This chapter proposes a distinctive kind of agency that can vindicate the agency of members of marginalized groups while accommodating the autonomy-undermining influences of oppression. Socially embedded agency—the locus of which is in the exercise of our ability to negotiate between different social features—is compatible with, and can explain, various phenomena, including double-consciousness and white fragility. Moreover, although socially embedded agency is neither necessary nor sufficient for autonomy, exercising it is practically necessary to achieve autonomy, at least for members of marginalized groups in our non-ideal world. This means that we can also explain why many have thought that there was a tension between autonomy-eroding effects of oppression and the call for respecting the agency of those who are oppressed.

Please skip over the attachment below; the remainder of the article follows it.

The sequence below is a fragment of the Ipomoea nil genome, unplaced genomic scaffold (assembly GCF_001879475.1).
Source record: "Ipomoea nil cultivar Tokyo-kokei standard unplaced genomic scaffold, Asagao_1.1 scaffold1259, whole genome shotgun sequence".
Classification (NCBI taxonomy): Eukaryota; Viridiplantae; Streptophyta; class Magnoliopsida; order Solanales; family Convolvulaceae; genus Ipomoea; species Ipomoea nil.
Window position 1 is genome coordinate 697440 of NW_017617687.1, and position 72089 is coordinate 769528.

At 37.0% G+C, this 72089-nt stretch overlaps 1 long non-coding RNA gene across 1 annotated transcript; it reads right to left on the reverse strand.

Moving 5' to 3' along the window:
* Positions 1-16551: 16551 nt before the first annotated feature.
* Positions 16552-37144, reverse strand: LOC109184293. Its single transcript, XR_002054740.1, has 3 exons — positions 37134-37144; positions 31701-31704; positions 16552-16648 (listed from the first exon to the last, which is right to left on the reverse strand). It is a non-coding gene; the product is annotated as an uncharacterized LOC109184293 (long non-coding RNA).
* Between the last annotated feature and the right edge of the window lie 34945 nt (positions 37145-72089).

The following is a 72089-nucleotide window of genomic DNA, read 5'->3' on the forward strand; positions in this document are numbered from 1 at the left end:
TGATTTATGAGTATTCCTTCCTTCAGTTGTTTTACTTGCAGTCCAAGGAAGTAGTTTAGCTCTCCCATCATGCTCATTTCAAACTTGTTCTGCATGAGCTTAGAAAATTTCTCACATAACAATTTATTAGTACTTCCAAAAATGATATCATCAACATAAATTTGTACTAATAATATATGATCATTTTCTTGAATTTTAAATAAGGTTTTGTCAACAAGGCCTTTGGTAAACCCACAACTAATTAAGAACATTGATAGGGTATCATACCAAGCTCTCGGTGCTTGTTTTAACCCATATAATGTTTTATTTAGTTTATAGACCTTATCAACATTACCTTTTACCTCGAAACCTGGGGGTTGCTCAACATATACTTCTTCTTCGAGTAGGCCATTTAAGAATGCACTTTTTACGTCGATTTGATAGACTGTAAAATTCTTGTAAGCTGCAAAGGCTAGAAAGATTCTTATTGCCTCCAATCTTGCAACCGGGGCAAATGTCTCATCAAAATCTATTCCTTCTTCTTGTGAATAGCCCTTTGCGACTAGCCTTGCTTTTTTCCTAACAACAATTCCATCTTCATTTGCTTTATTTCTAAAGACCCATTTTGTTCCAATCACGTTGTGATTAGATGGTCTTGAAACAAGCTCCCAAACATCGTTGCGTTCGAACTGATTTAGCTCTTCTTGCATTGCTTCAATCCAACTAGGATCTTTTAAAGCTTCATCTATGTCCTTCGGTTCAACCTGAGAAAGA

Webster, A. K. (2021). Socially Embedded Agency: Lessons from Marginalized Identities. In D. Shoemaker (Ed.), Oxford Studies in Agency and Responsibility Volume 7 (104-129). Oxford University Press. https://doi.org/10.1093/oso/9780192844644.003.0006